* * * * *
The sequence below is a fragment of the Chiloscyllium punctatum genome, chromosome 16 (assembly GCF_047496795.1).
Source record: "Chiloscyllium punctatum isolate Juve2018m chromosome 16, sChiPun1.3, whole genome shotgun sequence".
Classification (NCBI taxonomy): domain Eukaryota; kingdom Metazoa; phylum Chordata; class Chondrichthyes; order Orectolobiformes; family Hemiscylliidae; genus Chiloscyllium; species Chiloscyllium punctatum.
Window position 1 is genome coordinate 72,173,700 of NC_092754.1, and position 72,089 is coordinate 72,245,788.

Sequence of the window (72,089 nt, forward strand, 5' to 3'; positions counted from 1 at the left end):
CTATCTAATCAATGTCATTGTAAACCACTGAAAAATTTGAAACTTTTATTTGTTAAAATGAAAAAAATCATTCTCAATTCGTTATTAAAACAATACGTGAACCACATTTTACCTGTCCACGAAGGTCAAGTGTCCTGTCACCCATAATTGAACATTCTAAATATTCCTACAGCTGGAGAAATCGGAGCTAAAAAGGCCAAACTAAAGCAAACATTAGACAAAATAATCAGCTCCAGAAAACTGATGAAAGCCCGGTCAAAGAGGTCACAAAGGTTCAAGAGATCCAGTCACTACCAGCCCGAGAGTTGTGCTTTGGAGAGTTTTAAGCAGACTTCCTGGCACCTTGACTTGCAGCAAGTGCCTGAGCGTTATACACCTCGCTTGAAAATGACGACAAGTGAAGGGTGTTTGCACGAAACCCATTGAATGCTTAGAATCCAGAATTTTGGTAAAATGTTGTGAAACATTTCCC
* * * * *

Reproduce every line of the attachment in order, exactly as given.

The sequence below is a fragment of the Chiloscyllium punctatum genome, chromosome 16 (assembly GCF_047496795.1).
Source record: "Chiloscyllium punctatum isolate Juve2018m chromosome 16, sChiPun1.3, whole genome shotgun sequence".
Classification (NCBI taxonomy): domain Eukaryota; kingdom Metazoa; phylum Chordata; class Chondrichthyes; order Orectolobiformes; family Hemiscylliidae; genus Chiloscyllium; species Chiloscyllium punctatum.
Window position 1 is genome coordinate 72,173,700 of NC_092754.1, and position 72,089 is coordinate 72,245,788.

Sequence of the window (72,089 nt, forward strand, 5' to 3'; positions counted from 1 at the left end):
CTATCTAATCAATGTCATTGTAAACCACTGAAAAATTTGAAACTTTTATTTGTTAAAATGAAAAAAATCATTCTCAATTCGTTATTAAAACAATACGTGAACCACATTTTACCTGTCCACGAAGGTCAAGTGTCCTGTCACCCATAATTGAACATTCTAAATATTCCTACAGCTGGAGAAATCGGAGCTAAAAAGGCCAAACTAAAGCAAACATTAGACAAAATAATCAGCTCCAGAAAACTGATGAAAGCCCGGTCAAAGAGGTCACAAAGGTTCAAGAGATCCAGTCACTACCAGCCCGAGAGTTGTGCTTTGGAGAGTTTTAAGCAGACTTCCTGGCACCTTGACTTGCAGCAAGTGCCTGAGCGTTATACACCTCGCTTGAAAATGACGACAAGTGAAGGGTGTTTGCACGAAACCCATTGAATGCTTAGAATCCAGAATTTTGGTAAAATGTTGTGAAACATTTCCC